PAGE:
After Joseph Smith, the founder and prophet of The Church of Jesus Christ of Latter-day Saints, or Mormonism, and his brother, Hyrum, were murdered by an angry mob in an Illinois prison six weeks earlier, Elder Brigham Young is chosen to be the Church’s next leader.
The decision, made in Nauvoo, Ill. on the Mississippi River, was not without conflict. Sidney Rigdon, then 53, Smith’s first counselor in the First Presidency and a long-time LDS leader who had been with the church almost since its origins, wanted the role.
Pleading his case to the gathering of saints, which numbered 6,000 by some accounts, his stance was made without consulting the Quorum of the Twelve Apostles, one of the governing bodies of the church, who were still traveling from across the nation to gather at Nauvoo. As the lone survivor of the First Presidency, Rigdon submitted, he was the rightful leader to succeed Smith.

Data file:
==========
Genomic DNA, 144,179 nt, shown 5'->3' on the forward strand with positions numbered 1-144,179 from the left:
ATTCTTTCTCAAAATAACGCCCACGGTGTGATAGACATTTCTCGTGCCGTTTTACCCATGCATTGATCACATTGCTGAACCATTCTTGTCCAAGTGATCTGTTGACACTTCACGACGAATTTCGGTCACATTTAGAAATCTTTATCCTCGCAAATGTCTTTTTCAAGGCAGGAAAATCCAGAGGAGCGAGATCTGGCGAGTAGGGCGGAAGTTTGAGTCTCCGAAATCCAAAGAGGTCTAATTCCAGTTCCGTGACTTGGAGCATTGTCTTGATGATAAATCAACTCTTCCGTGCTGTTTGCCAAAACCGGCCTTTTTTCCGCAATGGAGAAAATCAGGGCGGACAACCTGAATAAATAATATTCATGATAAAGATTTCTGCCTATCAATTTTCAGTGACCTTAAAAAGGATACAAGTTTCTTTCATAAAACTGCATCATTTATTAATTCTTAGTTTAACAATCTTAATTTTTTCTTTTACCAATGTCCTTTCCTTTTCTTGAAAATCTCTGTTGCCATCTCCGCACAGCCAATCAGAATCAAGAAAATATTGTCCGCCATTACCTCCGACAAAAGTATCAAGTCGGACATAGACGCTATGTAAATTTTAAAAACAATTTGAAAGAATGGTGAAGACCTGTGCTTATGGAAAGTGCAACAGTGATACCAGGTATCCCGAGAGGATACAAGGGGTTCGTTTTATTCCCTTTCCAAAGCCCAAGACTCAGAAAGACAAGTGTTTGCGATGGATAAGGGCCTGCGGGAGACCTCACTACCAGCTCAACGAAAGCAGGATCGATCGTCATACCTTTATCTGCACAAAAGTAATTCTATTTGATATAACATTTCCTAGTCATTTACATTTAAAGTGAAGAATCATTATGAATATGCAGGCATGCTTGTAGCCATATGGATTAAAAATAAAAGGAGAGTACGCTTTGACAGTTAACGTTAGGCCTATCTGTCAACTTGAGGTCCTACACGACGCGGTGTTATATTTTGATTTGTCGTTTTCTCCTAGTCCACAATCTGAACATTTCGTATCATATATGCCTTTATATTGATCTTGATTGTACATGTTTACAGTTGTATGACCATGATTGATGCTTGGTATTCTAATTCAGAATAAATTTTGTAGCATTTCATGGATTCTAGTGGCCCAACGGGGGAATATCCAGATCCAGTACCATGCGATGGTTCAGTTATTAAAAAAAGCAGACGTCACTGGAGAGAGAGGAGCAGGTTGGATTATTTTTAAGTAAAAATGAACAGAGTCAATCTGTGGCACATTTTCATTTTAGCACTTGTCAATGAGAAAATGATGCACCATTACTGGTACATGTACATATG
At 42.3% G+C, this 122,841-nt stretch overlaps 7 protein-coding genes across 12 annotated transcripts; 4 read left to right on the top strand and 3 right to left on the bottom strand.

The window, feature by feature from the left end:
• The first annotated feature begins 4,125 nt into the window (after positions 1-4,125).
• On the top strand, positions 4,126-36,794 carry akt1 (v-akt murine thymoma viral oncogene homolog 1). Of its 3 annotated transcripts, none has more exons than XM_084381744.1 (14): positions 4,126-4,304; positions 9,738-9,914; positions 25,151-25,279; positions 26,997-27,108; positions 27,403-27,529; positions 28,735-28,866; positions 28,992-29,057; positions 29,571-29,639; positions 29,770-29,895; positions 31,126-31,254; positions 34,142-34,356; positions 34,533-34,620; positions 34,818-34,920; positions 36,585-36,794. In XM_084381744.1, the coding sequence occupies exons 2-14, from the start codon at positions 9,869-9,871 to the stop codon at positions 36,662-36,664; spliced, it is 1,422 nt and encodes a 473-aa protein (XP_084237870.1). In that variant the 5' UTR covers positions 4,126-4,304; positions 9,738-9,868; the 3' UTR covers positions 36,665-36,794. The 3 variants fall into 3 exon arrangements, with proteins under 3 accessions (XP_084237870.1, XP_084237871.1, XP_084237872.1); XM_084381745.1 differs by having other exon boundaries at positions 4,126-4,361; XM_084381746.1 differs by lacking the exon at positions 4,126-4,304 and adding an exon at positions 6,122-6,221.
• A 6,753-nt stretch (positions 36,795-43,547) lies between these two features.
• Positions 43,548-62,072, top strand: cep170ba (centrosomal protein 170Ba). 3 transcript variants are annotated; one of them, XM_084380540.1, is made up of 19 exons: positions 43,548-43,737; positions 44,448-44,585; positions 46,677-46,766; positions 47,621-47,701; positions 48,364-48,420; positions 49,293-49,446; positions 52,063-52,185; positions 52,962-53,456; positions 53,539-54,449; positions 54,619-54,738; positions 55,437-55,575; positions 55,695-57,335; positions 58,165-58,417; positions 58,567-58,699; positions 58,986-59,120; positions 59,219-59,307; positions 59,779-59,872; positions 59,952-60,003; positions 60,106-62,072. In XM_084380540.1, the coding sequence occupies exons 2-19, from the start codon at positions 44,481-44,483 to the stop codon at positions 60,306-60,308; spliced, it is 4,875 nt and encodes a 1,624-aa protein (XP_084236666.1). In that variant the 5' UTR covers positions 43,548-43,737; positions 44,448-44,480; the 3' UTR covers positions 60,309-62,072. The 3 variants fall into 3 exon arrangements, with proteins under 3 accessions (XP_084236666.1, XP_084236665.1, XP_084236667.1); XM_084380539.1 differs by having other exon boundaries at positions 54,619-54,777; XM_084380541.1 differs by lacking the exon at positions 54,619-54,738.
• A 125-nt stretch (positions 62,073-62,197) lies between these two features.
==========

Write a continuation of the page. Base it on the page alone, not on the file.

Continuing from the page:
As Rigdon, a highly regarded orator and preacher, prepared to call for a vote, Young, then 43, a former carpenter from Vermont turned president of the Quorum of the Twelve Apostles, dismissed Rigdon’s claim to the leadership. Young argued the quorum’s power and authority equaled that of the First Presidency, and one of its members should lead the church.
Young’s speech, in which, by some accounts, he “transfigured” into Smith, sounding and looking just like the slain prophet, won him the vote. Facing repeated conflict, he soon relocated his group of Latter-day Saints to Utah, arriving in Salt Lake City on July 24, 1847, and was officially ordained the second president of the Church in December 1847.